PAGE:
How you can tell what shock-absorber is most efficient
[no value]
[no value]
[no value]
EVERY one of the hundred odd manufacturers of shock absorbers, tires, and springs claims that the application of his particular device to the automobile will give the greatest possible ease of riding. Now comes Mr. W. C. Keys, an experimental engineer, with a method of visibly recording the effect of jolts on a car and of ascertaining to what extent shocks are absorbed.
PopularScience_19171001_0091_004_0146.xml
article
551
551
RAILWAYS
[no value]
What’s This? A Mosque? No, Just a Flagman’s Shelter
[no value]
[no value]
[no value]
[no value]
A FLAGMAN’S shelter house, made up of old locomotive parts, guards a street crossing on the Southern Pacific at San José, Cal. The shelter was constructed by the consulting engineer from old engine wheels, springs, tires and other parts of discarded locomotives.
PopularScience_19171001_0091_004_0147.xml
article
551
551
MEDICINE, SURGERY AND HYGIENE
[no value]
The Army Medical Museum’s Giant Skull
[no value]
[no value]
[no value]
[no value]
COMPARED with the man standing beside it, the huge skull shown in the accompanying photograph would appear to have belonged to a person about thirty feet high and to be reminiscent of the times when “There were giants in those days.” As a matter of fact, it is not a real skull, but a papier mâche representation of one, a little over four feet high.
PopularScience_19171001_0091_004_0148.xml
article
552
552,553
HOUSEKEEPING MADE EASY
[no value]
Housekeeping Made Easy
[no value]
[no value]
[no value]
[no value]
[no value]
PopularScience_19171001_0091_004_0149.xml
article
554
554
MOTOR VEHICLES AND THEIR ACCESSORIES
[no value]
Loading Trucks Without Disturbing Sidewalk Traffic
[no value]
[no value]
[no value]
[no value]
IN order to save many steps between their wagons and the loading platform, the truckmen have a habit of backing their vehicles against the shipping platform or against the curb-stone and spanning the intervening sidewalk with a board or chute.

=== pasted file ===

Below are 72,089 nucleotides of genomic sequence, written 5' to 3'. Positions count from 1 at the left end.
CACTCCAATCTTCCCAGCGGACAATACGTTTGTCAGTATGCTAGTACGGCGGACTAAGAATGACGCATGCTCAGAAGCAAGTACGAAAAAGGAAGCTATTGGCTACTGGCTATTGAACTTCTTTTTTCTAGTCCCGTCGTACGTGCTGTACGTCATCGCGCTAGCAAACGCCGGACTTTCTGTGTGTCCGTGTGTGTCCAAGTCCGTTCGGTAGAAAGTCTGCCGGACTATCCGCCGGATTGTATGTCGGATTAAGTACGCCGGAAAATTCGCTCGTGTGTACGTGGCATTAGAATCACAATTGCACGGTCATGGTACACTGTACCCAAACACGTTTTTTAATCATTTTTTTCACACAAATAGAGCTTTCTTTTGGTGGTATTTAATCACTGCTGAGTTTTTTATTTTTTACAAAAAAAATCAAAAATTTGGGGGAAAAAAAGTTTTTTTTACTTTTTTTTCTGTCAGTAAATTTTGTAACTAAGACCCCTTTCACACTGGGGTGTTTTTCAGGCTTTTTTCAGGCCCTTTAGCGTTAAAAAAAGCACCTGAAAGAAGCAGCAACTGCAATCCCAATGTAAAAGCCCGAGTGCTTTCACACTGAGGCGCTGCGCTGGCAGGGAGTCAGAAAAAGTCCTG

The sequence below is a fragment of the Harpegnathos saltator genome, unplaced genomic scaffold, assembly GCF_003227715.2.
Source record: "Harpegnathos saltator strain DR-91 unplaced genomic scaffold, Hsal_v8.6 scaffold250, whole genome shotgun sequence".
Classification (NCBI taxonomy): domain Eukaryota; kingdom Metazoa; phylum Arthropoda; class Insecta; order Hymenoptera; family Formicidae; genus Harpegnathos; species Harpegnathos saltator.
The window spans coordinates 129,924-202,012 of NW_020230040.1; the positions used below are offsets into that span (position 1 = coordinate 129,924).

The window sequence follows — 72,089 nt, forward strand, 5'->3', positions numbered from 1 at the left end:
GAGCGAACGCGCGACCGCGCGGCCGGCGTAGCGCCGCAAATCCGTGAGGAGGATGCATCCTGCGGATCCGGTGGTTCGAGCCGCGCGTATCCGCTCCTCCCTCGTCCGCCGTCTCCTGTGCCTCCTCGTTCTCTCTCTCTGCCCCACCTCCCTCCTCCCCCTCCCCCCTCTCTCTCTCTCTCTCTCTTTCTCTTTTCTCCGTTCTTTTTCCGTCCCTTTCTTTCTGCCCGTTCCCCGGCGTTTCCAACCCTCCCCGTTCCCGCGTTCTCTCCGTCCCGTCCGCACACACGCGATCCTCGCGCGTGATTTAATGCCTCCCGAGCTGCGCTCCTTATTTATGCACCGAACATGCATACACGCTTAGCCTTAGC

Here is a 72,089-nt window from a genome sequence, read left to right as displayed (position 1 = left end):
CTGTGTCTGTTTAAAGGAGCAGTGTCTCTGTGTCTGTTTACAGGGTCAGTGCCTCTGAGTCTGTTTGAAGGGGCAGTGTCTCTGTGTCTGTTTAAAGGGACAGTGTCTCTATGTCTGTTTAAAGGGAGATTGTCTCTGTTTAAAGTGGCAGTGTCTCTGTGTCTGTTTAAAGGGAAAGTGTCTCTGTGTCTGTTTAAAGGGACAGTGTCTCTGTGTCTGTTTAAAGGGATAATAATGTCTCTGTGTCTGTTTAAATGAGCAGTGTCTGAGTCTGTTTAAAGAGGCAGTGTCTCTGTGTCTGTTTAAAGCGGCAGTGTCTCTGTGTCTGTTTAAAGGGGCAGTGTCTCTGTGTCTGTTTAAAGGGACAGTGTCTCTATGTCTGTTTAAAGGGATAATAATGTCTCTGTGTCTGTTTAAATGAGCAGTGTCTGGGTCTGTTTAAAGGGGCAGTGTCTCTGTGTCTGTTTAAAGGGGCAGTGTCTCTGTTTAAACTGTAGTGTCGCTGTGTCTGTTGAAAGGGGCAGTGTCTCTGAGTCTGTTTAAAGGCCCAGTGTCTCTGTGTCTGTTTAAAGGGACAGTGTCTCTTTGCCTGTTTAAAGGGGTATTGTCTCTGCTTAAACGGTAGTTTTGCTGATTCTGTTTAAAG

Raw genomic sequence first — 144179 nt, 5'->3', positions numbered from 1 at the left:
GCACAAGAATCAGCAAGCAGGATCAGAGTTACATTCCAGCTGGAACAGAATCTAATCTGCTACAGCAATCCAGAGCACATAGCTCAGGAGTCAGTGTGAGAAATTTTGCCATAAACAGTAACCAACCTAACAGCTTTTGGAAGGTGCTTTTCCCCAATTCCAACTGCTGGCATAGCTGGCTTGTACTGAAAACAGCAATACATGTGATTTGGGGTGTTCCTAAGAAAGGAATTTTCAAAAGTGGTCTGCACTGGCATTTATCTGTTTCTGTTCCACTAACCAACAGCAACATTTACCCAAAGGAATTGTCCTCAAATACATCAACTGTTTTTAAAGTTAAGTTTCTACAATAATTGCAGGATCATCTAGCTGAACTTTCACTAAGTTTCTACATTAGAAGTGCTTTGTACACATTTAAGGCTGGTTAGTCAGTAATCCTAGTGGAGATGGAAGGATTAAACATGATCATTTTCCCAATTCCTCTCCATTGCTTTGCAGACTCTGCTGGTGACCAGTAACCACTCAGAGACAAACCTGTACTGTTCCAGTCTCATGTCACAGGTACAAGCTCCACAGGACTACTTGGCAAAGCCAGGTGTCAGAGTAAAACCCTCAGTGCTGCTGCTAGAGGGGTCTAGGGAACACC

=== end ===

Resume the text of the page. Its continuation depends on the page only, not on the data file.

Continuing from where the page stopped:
PopularScience_19171001_0091_004_0150.xml
article
554
554
SHIPS AND SHIP BUILDING
[no value]
Even a Battleship Would Sink If It Were Not Cleaned
[no value]
[no value]
[no value]
[no value]
ONE of our big warships was brought into dock the other day for a cleaning. Two hundred men worked all day scraping off six hundred tons of animal and plant growth from its sides and bottom. This tremendous quantity of sea life had accumulated in less than two years, during which time the ship had traveled many thousand miles.
PopularScience_19171001_0091_004_0151.xml
article
554
554
MILITARY AND NAVAL SCIENCE
[no value]
The Carrier Pigeon Still Holds Its Own as Trusted Messenger
[no value]
[no value]
[no value]
[no value]
DESPITE the convenience of the telegraph and wireless, carrier pigeons are still used to a great extent in sections of the war zones where the telegraph and wireless are not available. The accompanying photograph was made in Salonica, and shows a dispatch bearer and the special basket in which he carries his pigeons.
PopularScience_19171001_0091_004_0152.xml
article
555
555
MILITARY AND NAVAL SCIENCE
[no value]
Shoot or Stab This Dummy, and You’ll Be Blown Up
[no value]
[no value]
[no value]
[no value]
"BOOBY traps,” as the British call them, are dummy soldiers containing a large amount of high explosive. They are death traps set by the Germans for their enemies. Scientifically and painstakingly constructed, the dummy shown would have blown to pieces anyone who touched it.
PopularScience_19171001_0091_004_0153.xml
article
555
555
AGRICULTURAL SCIENCE
[no value]
The By-Products of the Grapefruit Obtained from the Culls